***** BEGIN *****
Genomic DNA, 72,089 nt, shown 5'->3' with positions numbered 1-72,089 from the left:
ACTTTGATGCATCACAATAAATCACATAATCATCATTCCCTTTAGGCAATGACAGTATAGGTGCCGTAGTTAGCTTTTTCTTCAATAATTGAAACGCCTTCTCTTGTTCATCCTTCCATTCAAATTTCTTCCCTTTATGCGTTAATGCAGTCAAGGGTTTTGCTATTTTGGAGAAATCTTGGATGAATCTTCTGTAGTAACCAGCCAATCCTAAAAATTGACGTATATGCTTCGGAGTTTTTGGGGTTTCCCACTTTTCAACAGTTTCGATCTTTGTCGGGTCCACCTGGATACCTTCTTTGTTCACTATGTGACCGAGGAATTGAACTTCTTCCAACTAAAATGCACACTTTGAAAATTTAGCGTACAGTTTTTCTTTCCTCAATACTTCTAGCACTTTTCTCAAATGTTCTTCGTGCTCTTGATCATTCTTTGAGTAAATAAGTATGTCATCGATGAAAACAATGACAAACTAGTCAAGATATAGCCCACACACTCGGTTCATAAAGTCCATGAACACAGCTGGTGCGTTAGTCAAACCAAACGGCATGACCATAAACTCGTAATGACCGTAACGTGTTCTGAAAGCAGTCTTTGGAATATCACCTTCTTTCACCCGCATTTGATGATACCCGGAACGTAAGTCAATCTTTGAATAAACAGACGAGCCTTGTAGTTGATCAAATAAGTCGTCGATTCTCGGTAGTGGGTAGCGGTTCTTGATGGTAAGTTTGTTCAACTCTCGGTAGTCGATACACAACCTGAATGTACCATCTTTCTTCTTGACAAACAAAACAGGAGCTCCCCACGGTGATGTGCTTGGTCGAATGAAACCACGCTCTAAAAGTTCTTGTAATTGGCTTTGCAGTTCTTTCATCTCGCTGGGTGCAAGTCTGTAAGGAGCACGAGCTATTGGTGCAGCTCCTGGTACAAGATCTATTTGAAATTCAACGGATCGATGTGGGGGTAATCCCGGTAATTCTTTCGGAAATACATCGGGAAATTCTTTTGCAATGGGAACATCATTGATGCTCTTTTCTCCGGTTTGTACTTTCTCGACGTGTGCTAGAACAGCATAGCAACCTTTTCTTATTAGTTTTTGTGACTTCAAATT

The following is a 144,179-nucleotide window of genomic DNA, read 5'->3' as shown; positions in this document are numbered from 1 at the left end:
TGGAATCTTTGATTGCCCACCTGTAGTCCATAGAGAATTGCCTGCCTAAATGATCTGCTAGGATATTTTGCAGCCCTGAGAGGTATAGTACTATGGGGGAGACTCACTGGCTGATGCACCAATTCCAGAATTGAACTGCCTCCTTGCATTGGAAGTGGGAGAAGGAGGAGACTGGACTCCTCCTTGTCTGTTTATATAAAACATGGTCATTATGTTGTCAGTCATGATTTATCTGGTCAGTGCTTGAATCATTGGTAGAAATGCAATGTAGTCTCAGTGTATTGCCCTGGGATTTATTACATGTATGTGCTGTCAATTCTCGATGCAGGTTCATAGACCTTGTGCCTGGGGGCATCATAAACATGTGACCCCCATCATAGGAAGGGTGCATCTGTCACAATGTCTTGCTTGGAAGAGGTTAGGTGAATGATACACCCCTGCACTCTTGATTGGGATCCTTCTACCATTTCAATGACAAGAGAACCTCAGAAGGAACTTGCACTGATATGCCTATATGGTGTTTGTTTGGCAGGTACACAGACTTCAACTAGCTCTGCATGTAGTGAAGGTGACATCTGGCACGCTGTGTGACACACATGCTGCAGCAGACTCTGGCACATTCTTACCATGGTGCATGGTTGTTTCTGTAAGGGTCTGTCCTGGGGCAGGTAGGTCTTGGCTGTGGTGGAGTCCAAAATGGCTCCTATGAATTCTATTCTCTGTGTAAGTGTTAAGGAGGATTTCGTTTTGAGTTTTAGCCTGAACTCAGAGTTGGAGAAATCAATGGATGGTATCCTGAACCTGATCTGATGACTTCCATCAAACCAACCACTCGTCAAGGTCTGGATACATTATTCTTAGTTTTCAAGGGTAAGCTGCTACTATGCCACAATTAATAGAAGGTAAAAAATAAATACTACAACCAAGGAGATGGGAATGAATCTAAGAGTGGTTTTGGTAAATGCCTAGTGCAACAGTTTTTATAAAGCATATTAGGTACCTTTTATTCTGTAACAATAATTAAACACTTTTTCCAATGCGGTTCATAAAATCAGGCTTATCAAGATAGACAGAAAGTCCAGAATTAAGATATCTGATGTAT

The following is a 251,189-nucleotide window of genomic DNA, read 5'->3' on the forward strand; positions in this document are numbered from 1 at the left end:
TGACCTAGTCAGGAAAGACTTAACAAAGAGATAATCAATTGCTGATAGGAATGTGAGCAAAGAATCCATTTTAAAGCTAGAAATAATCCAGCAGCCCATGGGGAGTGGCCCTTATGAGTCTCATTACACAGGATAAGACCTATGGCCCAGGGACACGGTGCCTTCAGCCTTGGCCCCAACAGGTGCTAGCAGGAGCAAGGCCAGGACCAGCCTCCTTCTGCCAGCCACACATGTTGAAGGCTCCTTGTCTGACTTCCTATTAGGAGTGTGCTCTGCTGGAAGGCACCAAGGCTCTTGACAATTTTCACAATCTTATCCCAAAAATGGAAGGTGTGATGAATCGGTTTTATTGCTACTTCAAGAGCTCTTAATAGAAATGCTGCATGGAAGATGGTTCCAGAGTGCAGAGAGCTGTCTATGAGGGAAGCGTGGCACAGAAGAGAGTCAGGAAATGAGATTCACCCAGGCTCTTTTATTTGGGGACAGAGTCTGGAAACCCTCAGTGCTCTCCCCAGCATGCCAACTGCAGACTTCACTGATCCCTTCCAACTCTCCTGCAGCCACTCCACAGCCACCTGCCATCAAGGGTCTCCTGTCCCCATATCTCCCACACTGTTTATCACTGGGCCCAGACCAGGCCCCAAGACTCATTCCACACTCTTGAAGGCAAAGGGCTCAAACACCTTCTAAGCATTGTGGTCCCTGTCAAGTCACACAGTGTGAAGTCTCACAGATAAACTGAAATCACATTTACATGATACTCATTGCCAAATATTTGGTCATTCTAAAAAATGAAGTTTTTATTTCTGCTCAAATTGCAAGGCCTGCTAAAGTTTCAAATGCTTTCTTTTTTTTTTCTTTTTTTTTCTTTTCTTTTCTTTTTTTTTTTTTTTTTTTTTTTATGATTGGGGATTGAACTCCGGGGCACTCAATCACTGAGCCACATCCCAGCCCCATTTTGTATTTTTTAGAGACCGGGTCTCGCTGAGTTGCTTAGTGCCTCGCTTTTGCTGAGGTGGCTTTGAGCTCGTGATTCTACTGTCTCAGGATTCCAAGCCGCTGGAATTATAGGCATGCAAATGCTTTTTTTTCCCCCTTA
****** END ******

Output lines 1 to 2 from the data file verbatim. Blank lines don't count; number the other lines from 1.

Genomic DNA, 72,089 nt, shown 5'->3' with positions numbered 1-72,089 from the left:
ACTTTGATGCATCACAATAAATCACATAATCATCATTCCCTTTAGGCAATGACAGTATAGGTGCCGTAGTTAGCTTTTTCTTCAATAATTGAAACGCCTTCTCTTGTTCATCCTTCCATTCAAATTTCTTCCCTTTATGCGTTAATGCAGTCAAGGGTTTTGCTATTTTGGAGAAATCTTGGATGAATCTTCTGTAGTAACCAGCCAATCCTAAAAATTGACGTATATGCTTCGGAGTTTTTGGGGTTTCCCACTTTTCAACAGTTTCGATCTTTGTCGGGTCCACCTGGATACCTTCTTTGTTCACTATGTGACCGAGGAATTGAACTTCTTCCAACTAAAATGCACACTTTGAAAATTTAGCGTACAGTTTTTCTTTCCTCAATACTTCTAGCACTTTTCTCAAATGTTCTTCGTGCTCTTGATCATTCTTTGAGTAAATAAGTATGTCATCGATGAAAACAATGACAAACTAGTCAAGATATAGCCCACACACTCGGTTCATAAAGTCCATGAACACAGCTGGTGCGTTAGTCAAACCAAACGGCATGACCATAAACTCGTAATGACCGTAACGTGTTCTGAAAGCAGTCTTTGGAATATCACCTTCTTTCACCCGCATTTGATGATACCCGGAACGTAAGTCAATCTTTGAATAAACAGACGAGCCTTGTAGTTGATCAAATAAGTCGTCGATTCTCGGTAGTGGGTAGCGGTTCTTGATGGTAAGTTTGTTCAACTCTCGGTAGTCGATACACAACCTGAATGTACCATCTTTCTTCTTGACAAACAAAACAGGAGCTCCCCACGGTGATGTGCTTGGTCGAATGAAACCACGCTCTAAAAGTTCTTGTAATTGGCTTTGCAGTTCTTTCATCTCGCTGGGTGCAAGTCTGTAAGGAGCACGAGCTATTGGTGCAGCTCCTGGTACAAGATCTATTTGAAATTCAACGGATCGATGTGGGGGTAATCCCGGTAATTCTTTCGGAAATACATCGGGAAATTCTTTTGCAATGGGAACATCATTGATGCTCTTTTCTCCGGTTTGTACTTTCTCGACGTGTGCTAGAACAGCATAGCAACCTTTTCTTATTAGTTTTTGTGACTTCAAATT